I love the sound of the birds in the morning. I love light pouring in through huge windows and the ever-changing scatter of tree shadows that accompany it. I love the vibrancy of nature's colors and the sound of sticks crunching beneath my feet.
I love a strong morning coffee in a comfortable chair, taking in all the innocent sweetness of the breaking of the day. Truly, I love crunchy and clumpy granola soaked in almond milk. I love creamy oatmeal and whole grain waffles and morning glory muffins. I love the rustic, bready things, where you can see the seeds and berries and taste the song of your body intaking such wholesomeness. I love tables filled with all the colors of summer delights- corn, tomatoes, bowls of berries, green salads. And I love spending the entire evening outside, from full-fledged heat to stars in the sky.
On the 4th, Aaron and I went blueberry picking. We picked about 5 pounds of blueberries, eating and pelting them at each other along the way. What I love about blueberry picking is that you can simply park yourself under a single bush for 10 minutes or so, and you just pick and chat until all the good ones have been plopped into your bucket and you can't possibly reach anymore. During one of these picking parkings, I told Aaron that if the opportunity presented itself, I truly think I would be a farmer. I was recently discussing this with my sister- sometimes all we want to do is buy a farm together and spend the days working on the land and the nights feeding anyone and everyone around.
There's just something so beautiful and meaningful about gardening, picking blueberries, harvesting the land. It's like I'm instantly transported to my core purpose. Sometimes it makes me feel closer to God than anything else. I just love it- the dirt under my nails, pails full of lush goodness, the feeling after a day of hard work. And the taste… The flavor of real food, as fresh as it can get, pulled from the ground by your own hands. It's those things that remind me that I'm not in control. I had no hand in growing that organism from seed to fullness, yet I still get to pick it with my one-of-a-kind fingers, created by the same One who planted the plants and inspired the harvest. That is a true gift.
So later that evening, to celebrate both my friend's birthday and America's independence from those lovely Brits who are my heritage, I made the best thing you can make with blueberries- a crisp. I forgot to sweeten the blueberries, only adding a few squeezes of fresh lemon juice and a heavy drizzle of maple syrup, but that was it. And I'm so glad. For the topping, I threw together some oats, whole wheat flour, brown sugar, cinnamon, and pecans. Then I melted the butter, put the topping on the blueberries, and poured the butter all over the top, clumping it with my fingers every so slightly. Into the oven went the cast iron skillet, for 30 minutes at 375. We ate it on American flag plates with melty vanilla ice cream, the most soul-filling of treats. Tart but sweet, warm but cold. My teeth were stained blue until the next morning, but that's what photoshop is for.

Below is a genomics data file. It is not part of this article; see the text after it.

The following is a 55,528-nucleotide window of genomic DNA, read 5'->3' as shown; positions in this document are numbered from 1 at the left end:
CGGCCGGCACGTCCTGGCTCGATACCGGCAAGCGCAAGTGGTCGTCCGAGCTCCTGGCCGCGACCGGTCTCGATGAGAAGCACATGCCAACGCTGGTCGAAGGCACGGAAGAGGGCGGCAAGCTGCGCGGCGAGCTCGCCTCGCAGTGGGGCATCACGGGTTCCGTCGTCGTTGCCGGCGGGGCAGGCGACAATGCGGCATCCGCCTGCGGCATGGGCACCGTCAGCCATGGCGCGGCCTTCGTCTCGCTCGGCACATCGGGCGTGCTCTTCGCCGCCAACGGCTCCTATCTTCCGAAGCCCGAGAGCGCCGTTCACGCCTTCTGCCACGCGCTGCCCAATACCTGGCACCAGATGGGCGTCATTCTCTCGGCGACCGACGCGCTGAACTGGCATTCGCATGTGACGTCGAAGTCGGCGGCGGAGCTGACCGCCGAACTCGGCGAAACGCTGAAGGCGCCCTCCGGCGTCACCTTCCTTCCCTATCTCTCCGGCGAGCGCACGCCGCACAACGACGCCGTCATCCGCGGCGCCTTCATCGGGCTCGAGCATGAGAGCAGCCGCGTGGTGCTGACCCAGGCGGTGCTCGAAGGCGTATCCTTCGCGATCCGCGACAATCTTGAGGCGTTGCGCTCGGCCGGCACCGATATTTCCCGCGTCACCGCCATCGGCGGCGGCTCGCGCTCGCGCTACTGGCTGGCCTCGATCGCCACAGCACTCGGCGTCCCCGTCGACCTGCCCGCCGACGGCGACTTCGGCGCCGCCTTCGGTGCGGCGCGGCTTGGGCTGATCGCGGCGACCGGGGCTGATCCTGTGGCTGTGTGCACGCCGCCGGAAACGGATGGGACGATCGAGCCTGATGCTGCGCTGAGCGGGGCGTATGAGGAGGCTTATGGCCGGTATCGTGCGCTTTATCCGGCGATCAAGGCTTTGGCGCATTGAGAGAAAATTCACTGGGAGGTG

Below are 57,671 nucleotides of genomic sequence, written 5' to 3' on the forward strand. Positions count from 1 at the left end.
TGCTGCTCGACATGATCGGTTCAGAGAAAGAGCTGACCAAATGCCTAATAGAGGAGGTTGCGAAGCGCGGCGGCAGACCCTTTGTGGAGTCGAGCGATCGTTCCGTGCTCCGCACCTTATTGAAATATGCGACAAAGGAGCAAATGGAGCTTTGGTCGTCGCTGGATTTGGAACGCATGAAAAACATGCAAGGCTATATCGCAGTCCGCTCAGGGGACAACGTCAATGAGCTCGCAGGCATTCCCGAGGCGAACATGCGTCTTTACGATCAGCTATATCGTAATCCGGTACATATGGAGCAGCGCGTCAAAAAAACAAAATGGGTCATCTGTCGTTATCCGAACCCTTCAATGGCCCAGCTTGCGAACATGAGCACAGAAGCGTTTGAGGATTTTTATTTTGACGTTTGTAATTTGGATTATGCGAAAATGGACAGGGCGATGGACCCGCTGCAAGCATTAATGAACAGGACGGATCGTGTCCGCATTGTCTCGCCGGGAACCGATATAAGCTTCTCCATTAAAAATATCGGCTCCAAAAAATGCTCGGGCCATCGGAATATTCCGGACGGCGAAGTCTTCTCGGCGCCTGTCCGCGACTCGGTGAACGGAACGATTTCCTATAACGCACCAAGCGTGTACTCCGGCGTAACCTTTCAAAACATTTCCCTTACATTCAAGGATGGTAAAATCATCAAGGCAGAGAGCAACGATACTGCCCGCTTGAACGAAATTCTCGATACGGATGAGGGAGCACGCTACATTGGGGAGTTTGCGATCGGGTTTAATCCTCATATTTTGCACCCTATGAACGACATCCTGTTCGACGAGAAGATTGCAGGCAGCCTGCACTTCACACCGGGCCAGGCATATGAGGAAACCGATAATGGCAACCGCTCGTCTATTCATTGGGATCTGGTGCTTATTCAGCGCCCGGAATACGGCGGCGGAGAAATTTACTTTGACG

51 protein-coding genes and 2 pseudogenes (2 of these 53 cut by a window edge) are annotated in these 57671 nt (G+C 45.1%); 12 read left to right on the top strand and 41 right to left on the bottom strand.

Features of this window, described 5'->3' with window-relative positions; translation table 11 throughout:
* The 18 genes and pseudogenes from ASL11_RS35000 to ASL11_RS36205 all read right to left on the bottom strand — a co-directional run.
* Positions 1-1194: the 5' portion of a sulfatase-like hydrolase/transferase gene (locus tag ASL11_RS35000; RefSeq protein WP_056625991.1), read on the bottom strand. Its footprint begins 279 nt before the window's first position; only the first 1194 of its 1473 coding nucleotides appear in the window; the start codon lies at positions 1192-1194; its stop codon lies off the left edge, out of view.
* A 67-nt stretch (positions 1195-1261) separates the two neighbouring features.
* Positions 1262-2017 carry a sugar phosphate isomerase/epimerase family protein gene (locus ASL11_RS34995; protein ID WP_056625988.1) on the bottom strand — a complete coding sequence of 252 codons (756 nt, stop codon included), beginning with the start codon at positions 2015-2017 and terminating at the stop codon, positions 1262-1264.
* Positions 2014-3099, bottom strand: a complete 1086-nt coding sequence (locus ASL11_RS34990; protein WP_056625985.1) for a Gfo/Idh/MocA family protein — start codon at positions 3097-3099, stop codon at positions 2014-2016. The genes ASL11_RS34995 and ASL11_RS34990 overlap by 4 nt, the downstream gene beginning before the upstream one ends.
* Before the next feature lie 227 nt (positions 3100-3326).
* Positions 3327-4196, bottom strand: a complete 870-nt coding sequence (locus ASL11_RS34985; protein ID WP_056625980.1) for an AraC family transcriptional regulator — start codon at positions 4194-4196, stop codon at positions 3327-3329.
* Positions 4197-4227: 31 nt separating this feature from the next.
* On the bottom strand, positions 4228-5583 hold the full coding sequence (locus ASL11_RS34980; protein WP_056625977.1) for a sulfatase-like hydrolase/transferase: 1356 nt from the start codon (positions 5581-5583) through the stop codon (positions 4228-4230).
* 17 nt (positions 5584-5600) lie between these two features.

I may never be a farmer, but I will always pick berries in the summer, and I will always crave granola with almond milk, and I will always love my family and my people.
all measures are approximate. Just eyeball.
- 3-4 cups blueberries
- 1/3 cup maple syrup
- 1 tsp fresh lemon juice (optional)
- 2 cups oats
- 1 cup whole wheat flour
- 1 tsp cinnamon
- 1 cup pecans
- 1/2 cup brown sugar
- dash of salt
- 1/2 cup olive oil or melted butter
Preheat oven to 375 degrees. Gently dump the blueberries into your cast iron skillet (preferable) or pie pan. Drizzle maple syrup on top, as well as the lemon juice, if you're using it. Toss with your hands and chase down any runaway blueberries.
In a mixing bowl, combine oats, whole wheat flour, cinnamon, pecans, brown sugar, and salt. Mix evenly with your hands. Pour this mixture on top of the blueberries, spreading evenly. Take your olive oil or butter and drizzle over the whole thing, and then use your fingers to clump up the crumble mixture.
Place in the preheated oven for 25-30 minutes, or until browned to your liking. Serve warm with vanilla bean ice cream.
Notes, of which there are many:
First, as I have mentioned before, I am truly horrible at following recipes precisely. Both times I've made this, I didn't measure anything beyond the oats and flour. Crisp is something that you truly can alter in any way and still find delightful results. Please do adjust any measurement to fit your sweetness level or general liking.
Second, I prefer to make this in a cast-iron skillet, but I used a regular pie pan the second time. It turns out fine, but there's a bit less rusticity to it and perhaps less pan depth too.
Third, if you're going for a healthier option, do use the olive oil. If not, definitely use butter. Olive oil provides a more robust and savory flavor, while the butter gives you the classic crisp flavor.
Fourth, there are a lot more things I could say about adjustments, but I'll stop. Go bake this and make it your own.